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International Textbook of Diabetes Mellitus, 4th Ed., Excerpt #75: Regulation of Glucose Metabolism in Liver Part 11 of 11

Pyruvate dehydrogenase and lipogenesis

The generation of pyruvate via glycolysis and L-PK brings the chapter full circle. Tracer experiments in humans estimate PDH flux to be very small in the postabsorptive liver [36,37]. However, in the fed state activation of hepatic lipogenesis requires activation of PDH flux to generate acetyl-CoA from carbohydrate. PDH consists of three subunits (E1 – E3) that catalyze the sequential decarboxylation, acetyl-CoA formation and reduction of NAD+ to NADH, respectively. These subunits exist in a super-complex of more than 200 of these subunits called the PDH complex (PDC) [92]. During fasting, PDH activity is kept suppressed by pyruvate dehydrogenase kinase (PDK) which phosphorylates one or more of three serine residues on the E1 subunits [33]. PDK is associated to the E2 subunit of the PDC and its activity is acutely regulated by its own substrates and products (ATP/ADP) as well as the substrates and products of PDH (NADH/NAD+ and acetyl-CoA/CoA). Upon carbohydrate ingestion, PDH is reactivated by dephosphorylation of these sites through the actions of pyruvate dehydrogenase phosphatases (PDP), which are also components of the E2 subunits of the PDC and broadly regulated by Ca2+ and Mg2+. The main regulation of PDH phosphorylation appears to be through modification of PDK activity [33]. Upon carbohydrate ingestion, fatty acid oxidation is suppressed, PDK is deactivated, and PDPs dephosphorylate to relieve the suppression of PDH.

In coordination with the conversion of pyruvate to acetyl-CoA, high glucose activates ChREBP and induces the expression ACC and FAS, which facilitates the conversion of acetyl-CoA to lipids. During this process, ACC catalyzed carboxylation of acetyl-CoA to malonyl-CoA suppresses fat oxidation through allosteric inhibition of CPT-1 [43]. In normal physiology, elevated glucose is always accompanied by high insulin, which suppresses the genes of fat oxidation and induces SREBP. SREBP, in turn, promotes the expression of lipogenic genes and enhances the conversion of acetyl-CoA to lipids [93].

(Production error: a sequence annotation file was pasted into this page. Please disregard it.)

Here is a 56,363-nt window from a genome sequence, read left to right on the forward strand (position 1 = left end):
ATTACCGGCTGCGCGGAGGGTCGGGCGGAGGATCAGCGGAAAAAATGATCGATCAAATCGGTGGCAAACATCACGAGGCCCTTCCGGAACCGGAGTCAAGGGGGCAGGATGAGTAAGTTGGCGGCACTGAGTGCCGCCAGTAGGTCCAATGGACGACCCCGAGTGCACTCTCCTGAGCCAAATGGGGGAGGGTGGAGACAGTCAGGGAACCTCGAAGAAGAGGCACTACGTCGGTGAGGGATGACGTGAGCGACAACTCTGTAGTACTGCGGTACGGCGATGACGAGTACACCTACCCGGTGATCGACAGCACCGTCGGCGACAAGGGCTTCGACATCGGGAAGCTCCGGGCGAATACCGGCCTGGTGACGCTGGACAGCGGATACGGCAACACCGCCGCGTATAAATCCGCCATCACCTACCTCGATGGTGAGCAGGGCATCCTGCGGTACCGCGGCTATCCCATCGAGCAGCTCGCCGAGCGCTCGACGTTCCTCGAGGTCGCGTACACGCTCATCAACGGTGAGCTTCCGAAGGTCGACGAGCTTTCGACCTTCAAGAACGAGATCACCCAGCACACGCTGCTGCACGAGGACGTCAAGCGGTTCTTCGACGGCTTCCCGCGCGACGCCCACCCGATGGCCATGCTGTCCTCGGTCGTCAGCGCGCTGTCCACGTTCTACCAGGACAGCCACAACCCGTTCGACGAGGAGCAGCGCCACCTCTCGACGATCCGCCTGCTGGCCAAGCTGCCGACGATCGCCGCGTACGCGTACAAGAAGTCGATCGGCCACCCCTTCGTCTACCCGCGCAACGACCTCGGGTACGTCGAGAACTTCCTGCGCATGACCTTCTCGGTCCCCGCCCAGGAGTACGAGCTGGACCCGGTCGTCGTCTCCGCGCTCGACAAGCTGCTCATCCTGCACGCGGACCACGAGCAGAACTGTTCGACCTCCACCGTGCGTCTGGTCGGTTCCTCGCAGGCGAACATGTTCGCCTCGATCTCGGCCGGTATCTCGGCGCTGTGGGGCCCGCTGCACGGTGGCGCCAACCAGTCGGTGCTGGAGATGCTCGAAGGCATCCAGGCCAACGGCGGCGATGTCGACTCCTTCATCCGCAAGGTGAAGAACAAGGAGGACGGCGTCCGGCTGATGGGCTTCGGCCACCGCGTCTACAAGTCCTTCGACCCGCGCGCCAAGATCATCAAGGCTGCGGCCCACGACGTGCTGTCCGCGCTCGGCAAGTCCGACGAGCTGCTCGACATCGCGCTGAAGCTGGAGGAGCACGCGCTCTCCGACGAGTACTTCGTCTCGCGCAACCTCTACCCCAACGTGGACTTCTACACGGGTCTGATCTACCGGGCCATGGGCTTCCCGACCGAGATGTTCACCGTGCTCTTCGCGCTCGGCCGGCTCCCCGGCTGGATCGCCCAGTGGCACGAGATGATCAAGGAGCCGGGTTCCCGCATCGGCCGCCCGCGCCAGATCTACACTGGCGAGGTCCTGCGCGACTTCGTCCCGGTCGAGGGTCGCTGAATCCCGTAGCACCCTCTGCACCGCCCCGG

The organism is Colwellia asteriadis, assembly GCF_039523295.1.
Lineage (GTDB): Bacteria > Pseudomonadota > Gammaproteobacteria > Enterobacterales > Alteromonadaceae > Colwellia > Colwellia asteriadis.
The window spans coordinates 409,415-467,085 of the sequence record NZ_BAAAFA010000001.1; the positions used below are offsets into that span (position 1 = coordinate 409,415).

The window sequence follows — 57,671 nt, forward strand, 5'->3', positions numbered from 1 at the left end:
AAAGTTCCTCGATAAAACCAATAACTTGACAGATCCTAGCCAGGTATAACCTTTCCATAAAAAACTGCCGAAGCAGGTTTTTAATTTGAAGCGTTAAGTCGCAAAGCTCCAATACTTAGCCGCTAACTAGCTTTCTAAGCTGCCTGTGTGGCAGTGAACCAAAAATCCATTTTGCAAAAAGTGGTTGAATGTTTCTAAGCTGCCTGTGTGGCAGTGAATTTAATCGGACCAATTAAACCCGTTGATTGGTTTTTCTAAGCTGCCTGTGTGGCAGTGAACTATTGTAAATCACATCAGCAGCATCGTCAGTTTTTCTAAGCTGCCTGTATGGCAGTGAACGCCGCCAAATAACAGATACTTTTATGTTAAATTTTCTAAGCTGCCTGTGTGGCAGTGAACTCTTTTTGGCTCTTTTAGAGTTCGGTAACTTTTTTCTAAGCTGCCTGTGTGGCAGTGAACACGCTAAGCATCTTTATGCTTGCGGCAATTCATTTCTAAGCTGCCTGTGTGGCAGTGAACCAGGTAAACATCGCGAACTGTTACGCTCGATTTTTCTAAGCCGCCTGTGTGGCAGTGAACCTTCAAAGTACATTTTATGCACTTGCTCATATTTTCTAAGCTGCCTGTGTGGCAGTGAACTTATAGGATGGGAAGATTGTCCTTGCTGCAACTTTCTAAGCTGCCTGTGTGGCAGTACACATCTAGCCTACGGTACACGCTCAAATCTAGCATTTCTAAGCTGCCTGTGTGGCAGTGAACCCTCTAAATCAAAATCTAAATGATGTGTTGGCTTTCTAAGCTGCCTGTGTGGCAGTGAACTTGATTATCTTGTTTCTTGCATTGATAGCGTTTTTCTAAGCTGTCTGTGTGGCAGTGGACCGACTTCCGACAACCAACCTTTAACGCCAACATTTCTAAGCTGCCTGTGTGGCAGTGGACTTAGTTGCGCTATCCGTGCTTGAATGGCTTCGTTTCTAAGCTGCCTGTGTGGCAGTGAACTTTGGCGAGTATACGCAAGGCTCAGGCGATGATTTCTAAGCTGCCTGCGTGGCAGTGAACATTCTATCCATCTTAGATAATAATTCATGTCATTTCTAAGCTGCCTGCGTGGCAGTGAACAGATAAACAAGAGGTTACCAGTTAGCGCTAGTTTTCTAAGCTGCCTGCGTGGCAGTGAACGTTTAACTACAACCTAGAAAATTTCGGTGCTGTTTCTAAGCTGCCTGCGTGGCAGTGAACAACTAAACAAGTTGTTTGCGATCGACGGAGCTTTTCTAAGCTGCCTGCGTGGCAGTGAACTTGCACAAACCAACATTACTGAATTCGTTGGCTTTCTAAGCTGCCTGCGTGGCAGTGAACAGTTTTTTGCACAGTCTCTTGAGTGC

The liver has been studied for its metabolic characteristics for more than 200 years. The liver’s ability to produce or utilize glucose is the foundation of glycemic control. During fasting, liver releases glucose from glycogen stores and uses gluconeogenesis to produce glucose from pyruvate, lactate, amino acids, and glycerol. During prolonged fasting, gluconeogenesis is upregulated to compensate depleted glycogen levels and prevent major changes in blood glucose concentration. Upon feeding, liver rapidly converts to an organ that utilizes more glucose than it produces. Postprandial glucose uptake by liver replenishes glycogen and provides substrate for lipid synthesis for long-term energy storage. A large proportion of glycogen is formed by “indirect” synthesis, a process driven by the simultaneous activity of glycolysis and gluconeogenesis. Lipids are synthesized from acetyl-CoA derived from the activation of glycolysis and PDH. These elegant shifts in metabolism are regulated by transcription, posttranslational modification, allosteric and the substrate regulation of several key enzymes in the gluconeogenic and glycolytic pathway. Glucagon and other counterregulatory hormones activate transcription factors and co-activators that induce the expression and stability of gluconeogenic enzymes, while insulin opposes these effects and stimulates glucose uptake. Defects in any of these mechanisms can lead to loss of glycemic regulation.

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